The H9401 strain isolated in the Republic of Korea was sequenced using 454 GS-FLX technology and analyzed using several bioinformatics tools to align, annotate, and compare H9401 to other B. anthracis strains. The sequencing coverage level suggests a molecular ratio of pXO1:pXO2:chromosome as 3:2:1 which is identical to the Ames Florida and Ames Ancestor strains. H9401 has 99.679% sequence homology with Ames Ancestor with an amino acid sequence homology of 99.870%. H9401 has a circular chromosome (5,218,947 bp with 5,480 predicted ORFs), the pXO1 plasmid (181,700 bp with 202 predicted ORFs), and the pXO2 plasmid (94,824 bp with 110 predicted ORFs).[10] As compared to the Ames Ancestor chromosome above, the H9401 chromosome is about 8.5 kb smaller. Due to the high pathogenecity and sequence similarity to the Ames Ancestor, H9401 will be used as a reference for testing the efficacy of candidate anthrax vaccines by the Republic of Korea.[10]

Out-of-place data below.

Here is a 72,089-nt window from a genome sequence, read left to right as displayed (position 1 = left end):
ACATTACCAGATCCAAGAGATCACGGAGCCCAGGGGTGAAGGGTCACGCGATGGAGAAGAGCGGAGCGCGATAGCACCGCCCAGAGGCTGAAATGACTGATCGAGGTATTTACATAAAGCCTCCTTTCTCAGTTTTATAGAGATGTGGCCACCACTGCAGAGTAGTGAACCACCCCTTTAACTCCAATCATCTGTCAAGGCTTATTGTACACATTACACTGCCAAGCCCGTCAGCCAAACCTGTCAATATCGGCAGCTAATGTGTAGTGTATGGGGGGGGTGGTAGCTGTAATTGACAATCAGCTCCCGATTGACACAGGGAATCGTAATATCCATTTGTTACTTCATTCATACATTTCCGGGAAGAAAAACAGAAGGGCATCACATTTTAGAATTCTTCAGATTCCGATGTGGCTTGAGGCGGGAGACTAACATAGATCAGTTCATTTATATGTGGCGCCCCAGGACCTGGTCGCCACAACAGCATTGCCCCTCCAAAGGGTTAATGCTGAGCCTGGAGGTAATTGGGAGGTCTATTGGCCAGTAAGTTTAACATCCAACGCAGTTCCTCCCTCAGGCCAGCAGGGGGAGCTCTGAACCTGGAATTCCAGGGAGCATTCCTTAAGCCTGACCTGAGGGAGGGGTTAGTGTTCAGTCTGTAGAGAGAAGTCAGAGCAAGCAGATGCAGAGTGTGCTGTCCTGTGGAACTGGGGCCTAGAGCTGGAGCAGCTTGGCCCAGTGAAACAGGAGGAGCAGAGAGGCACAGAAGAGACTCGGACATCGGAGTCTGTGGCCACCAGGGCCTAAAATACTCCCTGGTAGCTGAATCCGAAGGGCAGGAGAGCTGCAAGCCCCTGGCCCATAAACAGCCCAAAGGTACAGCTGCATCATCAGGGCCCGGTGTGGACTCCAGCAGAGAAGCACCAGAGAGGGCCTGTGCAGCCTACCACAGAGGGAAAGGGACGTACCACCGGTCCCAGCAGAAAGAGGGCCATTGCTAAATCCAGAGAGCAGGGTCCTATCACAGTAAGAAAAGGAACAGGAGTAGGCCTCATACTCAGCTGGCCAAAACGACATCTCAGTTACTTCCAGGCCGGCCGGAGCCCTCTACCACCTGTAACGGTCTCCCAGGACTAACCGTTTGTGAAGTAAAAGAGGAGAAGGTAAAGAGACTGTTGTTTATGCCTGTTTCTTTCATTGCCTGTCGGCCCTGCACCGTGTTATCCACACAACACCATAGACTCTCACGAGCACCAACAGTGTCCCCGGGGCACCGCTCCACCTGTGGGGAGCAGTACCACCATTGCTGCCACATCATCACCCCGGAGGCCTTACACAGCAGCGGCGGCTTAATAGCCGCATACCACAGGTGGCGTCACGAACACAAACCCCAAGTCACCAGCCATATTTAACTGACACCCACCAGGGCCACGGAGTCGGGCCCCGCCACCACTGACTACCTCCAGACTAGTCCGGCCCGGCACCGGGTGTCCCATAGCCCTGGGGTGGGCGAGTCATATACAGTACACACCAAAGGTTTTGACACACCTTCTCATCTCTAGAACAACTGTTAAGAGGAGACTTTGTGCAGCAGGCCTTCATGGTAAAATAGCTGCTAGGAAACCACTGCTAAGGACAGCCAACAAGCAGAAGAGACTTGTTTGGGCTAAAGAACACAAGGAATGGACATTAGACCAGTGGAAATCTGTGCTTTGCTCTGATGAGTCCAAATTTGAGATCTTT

Host interactions

As with most other pathogenic bacteria, B. anthracis must acquire iron to grow and proliferate in its host environment. The most readily available iron sources for pathogenic bacteria are the heme groups used by the host in the transport of oxygen. To scavenge heme from host hemoglobin and myoglobin, B. anthracis uses two secretory siderophore proteins, IsdX1 and IsdX2. These proteins can separate heme from hemoglobin, allowing surface proteins of B. anthracis to transport it into the cell.[25]


The presence of B. anthracis can be determined through samples taken on non-porous surfaces.


  1. 1 2 Spencer, RC (March 2003). "Bacillus anthracis.". Journal of clinical pathology. 56 (3): 182–7. doi:10.1136/jcp.56.3.182. PMC 1769905Freely accessible. PMID 12610093.
  2. Holt, J. G., N. R. Krieg, P. H. A. Sneath, J. T. Staley, and S. T. Williams. 1994. Group 17: gram-positive cocci, p. 527–558. In W. R. Hensyl (ed.), Bergey's manual of determinative bacteriology, 9th ed. Williams and Wilkins, Baltimore, Md.